But to some, that formula doesn't work. The idea of diving head first into a full-time job might be too daunting. But don't worry — there are other options.
An internship is a good way to sample a job before signing on for the rest of your life (or at least a few years of it). Try something major related, or not. After all, it's probably only for a few weeks.
There are many search engines available for aspiring interns. Try Intern Queen or Intern Match for easy-to-search job options. Or to receive a steady stream of opportunities to your inbox, enter your e-mail address into One Day, One Internship. This way, you can browse from the comfort of your own bed.
2. City Year
City Year is a program dedicated to stopping students from dropping out of school. The group does this by working hands-on with youths through mentorship programs and tutoring. A team of between eight and 15 people ages 17 to 24 are placed in an elementary, middle or high school district participating in the program.
Some of the available cities are New Orleans, New York, Philadelphia and Boston.
To be considered for a position with the team, applicants must have spent some time in college and should have experience with children.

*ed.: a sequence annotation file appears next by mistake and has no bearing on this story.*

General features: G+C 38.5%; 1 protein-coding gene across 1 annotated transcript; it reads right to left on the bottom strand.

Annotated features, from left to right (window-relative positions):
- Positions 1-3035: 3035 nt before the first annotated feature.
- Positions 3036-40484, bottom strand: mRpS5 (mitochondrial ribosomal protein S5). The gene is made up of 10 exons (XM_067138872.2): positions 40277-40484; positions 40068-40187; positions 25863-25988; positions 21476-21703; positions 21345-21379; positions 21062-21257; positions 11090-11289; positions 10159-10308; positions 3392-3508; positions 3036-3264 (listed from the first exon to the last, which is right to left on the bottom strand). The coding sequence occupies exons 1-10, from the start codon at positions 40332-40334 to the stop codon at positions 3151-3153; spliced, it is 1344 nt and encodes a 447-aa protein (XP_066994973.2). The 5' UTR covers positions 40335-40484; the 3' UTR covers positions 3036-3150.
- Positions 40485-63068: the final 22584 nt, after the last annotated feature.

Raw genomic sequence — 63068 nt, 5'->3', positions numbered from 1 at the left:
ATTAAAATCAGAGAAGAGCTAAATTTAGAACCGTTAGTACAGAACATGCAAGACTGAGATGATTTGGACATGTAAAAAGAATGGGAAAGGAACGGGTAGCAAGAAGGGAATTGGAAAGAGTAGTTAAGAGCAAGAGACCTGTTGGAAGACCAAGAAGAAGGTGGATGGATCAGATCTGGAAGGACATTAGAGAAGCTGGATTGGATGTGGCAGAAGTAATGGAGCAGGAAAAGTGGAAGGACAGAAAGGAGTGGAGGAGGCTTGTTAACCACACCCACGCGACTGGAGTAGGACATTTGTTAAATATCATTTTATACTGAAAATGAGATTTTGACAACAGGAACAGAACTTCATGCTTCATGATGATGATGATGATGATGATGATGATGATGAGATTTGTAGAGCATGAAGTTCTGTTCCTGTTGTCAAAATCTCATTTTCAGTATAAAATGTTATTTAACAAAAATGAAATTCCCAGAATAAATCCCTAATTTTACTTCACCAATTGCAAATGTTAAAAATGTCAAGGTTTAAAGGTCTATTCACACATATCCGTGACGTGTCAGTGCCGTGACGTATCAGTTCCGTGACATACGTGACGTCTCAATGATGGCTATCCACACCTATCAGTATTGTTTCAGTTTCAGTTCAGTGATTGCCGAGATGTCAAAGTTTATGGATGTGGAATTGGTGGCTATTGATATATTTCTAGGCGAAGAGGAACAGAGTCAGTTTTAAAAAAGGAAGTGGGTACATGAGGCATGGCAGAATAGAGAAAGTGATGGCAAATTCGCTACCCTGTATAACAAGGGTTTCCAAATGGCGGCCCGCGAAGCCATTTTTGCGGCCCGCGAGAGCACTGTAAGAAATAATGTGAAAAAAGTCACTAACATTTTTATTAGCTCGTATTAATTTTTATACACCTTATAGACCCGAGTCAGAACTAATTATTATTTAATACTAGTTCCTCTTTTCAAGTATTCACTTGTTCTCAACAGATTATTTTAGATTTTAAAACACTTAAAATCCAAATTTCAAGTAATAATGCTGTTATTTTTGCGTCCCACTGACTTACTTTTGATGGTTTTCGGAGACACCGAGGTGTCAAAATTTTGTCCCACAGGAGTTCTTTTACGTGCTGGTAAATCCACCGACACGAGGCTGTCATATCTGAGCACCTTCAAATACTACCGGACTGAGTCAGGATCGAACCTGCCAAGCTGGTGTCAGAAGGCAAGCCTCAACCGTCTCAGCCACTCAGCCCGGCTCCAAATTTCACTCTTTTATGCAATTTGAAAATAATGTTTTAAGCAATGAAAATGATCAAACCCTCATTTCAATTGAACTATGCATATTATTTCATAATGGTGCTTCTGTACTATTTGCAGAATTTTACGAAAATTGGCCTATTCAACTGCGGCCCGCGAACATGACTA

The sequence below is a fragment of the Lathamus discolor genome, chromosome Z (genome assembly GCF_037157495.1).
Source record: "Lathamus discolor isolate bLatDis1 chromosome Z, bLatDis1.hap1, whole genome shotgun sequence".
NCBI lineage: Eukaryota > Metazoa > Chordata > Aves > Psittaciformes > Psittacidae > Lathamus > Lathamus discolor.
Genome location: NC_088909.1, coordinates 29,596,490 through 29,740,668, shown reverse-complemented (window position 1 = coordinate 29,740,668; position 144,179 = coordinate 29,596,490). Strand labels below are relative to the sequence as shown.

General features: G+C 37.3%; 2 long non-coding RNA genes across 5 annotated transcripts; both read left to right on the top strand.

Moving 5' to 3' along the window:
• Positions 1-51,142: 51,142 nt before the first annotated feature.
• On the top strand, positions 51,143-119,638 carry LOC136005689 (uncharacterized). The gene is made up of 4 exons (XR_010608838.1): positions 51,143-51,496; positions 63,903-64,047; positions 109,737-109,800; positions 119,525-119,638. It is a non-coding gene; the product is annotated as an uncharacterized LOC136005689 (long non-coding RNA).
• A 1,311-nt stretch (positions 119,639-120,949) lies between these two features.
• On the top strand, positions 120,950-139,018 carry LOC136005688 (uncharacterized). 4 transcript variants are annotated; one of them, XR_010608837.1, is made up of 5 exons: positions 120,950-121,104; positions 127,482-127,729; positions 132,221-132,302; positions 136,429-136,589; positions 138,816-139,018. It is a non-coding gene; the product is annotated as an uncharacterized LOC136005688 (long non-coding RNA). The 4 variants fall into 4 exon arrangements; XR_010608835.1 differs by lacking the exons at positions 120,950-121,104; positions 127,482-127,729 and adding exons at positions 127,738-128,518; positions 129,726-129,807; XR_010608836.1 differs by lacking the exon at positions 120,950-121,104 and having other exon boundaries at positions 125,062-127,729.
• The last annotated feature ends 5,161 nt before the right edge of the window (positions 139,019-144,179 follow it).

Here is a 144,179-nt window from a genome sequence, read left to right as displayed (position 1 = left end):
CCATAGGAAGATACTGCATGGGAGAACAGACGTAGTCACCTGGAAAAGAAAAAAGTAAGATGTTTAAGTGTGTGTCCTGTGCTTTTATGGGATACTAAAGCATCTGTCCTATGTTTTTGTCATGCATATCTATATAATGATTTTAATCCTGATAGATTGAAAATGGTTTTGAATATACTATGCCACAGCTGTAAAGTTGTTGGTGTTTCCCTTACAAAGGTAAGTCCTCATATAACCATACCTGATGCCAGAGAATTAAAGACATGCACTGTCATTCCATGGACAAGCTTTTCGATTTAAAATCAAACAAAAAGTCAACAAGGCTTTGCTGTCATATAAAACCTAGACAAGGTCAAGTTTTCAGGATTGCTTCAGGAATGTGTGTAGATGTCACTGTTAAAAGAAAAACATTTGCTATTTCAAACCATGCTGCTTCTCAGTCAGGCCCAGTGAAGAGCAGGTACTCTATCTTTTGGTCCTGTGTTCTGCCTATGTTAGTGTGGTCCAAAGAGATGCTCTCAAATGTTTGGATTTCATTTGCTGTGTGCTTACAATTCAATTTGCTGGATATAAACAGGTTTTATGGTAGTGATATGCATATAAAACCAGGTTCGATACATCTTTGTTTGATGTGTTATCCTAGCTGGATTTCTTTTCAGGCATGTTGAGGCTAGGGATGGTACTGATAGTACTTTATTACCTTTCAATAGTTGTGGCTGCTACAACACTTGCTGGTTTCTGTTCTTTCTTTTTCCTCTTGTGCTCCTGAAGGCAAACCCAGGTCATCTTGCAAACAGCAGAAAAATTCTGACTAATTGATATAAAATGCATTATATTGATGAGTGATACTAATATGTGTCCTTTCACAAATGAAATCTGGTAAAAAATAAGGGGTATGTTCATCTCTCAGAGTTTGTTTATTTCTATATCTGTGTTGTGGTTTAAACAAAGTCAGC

After completing the program, which runs for 10 months, volunteers receive a $5,500 award to be used toward education. Though a stipend for living expenses is offered throughout the program, workers are not paid. For more information, visit cityyear.org.
3. Peace Corps
Though this program has a longer span (27 months), the benefits are tremendous. Volunteers sign on to help with one of six problem areas: education; youth and community development; health and HIV/AIDS; business and information and communication technology; and agriculture and environment. Once placed in a topic area, the volunteer is flown to one of many destinations abroad with all expenses paid.
Once at their destination, volunteers work